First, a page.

Fountain Valley News - Your Hometown Community Newspaper

The First Radio Stations

 

As you turn on that radio you may not think about how long radios have been listened to by the public. In the early 1920's radio stations were rare, and many had private receivers where they could listen to distant stations. Often this was in an attic away from noise, and up high to get a better signal. It was seen by many as a passing fad.

In December, 1924 Colorado Springs got its first station. It broadcast from a tower in downtown Colorado Springs, where Penrose Public Library now stands. Denver had four stations, the newest was KOA, the others KEEL, KFLE, and KFUP. KOA started in December, 1924 just before Christmas. The Rocky Mountain Broadcast company was part of General Electric's radio stations. It was their third station. The first was in Schenectady, New York, WGY. The other one was in Oakland California, KGO.

These early stations mainly used local talent for their broadcasts. Many had grand studios, but most used some local facility. KFUM, the Colorado Springs station used Perkins Hall on the Colorado College campus, as well as the Colorado School for the Deaf and Blind. KOA in Denver used various churches as well as their own studio. The stations were usually on the air only three or four hours a day, generally in the evening. Officials from state government were often featured.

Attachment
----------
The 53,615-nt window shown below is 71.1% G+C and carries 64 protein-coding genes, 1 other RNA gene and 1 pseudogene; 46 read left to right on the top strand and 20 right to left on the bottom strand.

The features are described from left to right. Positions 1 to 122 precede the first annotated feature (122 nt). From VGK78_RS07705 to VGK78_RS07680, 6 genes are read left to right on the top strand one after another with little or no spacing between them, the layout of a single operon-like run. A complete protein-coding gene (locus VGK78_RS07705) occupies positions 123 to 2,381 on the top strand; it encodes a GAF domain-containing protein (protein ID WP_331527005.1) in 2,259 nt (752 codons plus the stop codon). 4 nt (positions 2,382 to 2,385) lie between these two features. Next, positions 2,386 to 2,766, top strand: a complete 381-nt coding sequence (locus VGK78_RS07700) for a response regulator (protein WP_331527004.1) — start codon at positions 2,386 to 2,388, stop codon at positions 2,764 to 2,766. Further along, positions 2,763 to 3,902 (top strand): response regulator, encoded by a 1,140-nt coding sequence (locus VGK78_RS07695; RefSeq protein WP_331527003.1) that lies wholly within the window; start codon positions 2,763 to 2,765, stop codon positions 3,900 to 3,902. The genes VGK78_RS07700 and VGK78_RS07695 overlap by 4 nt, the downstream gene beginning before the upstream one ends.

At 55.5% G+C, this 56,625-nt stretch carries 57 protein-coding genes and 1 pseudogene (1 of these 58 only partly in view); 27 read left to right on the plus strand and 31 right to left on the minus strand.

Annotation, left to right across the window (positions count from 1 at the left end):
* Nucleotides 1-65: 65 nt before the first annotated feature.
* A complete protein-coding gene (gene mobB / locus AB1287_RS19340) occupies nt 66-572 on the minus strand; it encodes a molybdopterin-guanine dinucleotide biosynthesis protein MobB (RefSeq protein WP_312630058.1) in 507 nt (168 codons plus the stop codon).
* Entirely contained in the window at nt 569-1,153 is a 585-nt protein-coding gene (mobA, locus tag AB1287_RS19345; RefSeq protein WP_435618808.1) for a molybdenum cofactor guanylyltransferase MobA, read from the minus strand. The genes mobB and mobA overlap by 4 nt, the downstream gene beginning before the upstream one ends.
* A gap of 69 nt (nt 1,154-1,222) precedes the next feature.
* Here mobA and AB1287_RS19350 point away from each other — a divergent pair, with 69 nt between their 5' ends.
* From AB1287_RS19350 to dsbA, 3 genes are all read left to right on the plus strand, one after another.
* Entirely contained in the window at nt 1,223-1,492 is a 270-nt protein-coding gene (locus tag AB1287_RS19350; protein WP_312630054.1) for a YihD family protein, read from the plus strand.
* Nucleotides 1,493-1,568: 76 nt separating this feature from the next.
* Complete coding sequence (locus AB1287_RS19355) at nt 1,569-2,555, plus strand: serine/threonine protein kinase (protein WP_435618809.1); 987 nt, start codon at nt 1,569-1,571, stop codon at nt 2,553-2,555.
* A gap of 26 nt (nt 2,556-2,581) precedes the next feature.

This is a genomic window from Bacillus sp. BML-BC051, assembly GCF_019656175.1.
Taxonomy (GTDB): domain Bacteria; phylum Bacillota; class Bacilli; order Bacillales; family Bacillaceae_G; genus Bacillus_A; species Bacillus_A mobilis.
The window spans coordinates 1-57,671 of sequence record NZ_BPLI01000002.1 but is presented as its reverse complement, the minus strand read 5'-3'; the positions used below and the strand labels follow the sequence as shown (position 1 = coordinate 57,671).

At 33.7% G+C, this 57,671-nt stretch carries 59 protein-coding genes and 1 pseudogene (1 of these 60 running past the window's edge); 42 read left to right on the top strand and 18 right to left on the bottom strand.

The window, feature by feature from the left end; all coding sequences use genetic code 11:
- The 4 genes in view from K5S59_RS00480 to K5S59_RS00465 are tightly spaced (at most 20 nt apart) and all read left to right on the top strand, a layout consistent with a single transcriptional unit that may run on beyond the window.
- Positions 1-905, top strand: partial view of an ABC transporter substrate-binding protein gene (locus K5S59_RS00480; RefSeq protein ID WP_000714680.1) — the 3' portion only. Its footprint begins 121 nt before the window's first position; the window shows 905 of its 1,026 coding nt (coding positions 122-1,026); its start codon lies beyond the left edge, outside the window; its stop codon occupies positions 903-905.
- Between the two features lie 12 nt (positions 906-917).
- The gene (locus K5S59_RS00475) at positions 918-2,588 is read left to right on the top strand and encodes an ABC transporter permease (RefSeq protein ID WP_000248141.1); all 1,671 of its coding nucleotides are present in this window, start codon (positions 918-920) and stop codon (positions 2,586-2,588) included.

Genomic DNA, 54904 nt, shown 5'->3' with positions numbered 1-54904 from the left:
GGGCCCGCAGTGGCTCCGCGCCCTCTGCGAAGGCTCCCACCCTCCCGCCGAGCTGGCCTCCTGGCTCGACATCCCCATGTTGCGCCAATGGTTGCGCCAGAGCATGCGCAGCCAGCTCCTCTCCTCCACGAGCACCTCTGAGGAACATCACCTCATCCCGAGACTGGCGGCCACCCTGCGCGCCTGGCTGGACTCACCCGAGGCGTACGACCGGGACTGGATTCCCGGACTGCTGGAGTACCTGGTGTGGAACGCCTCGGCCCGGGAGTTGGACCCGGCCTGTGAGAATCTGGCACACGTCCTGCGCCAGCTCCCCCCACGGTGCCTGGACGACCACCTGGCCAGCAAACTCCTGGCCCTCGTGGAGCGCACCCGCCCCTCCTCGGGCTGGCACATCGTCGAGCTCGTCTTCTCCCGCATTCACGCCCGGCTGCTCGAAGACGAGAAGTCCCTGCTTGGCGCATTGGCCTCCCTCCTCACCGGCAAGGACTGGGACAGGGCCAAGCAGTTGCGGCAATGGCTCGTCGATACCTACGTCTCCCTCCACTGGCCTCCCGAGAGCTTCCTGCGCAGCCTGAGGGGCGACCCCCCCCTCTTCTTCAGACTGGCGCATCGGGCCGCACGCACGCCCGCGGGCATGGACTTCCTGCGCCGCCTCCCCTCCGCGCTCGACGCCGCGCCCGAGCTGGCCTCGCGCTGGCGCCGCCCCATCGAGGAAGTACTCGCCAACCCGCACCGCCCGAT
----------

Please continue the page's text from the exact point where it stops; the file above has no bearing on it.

The newspapers carried lists of known radio stations. The signals from KOA were reported to be received as far away as Mexico City and Alaska. Most of the stations were east of the Mississippi. Chicago had several stations which could be picked up along the front range. Columbus, Ohio, Dallas, Texas, Davenport, Iowa, and Kansas City, Missouri were the stations normally listened to in Colorado.

KFUM eventually became KVOR, and some time back they moved over to a different frequency. Some of you know Fountain has had a radio station of its own. I used to know the station owner from back in the 1970's, and one of the announcers was even an old school chum.

 

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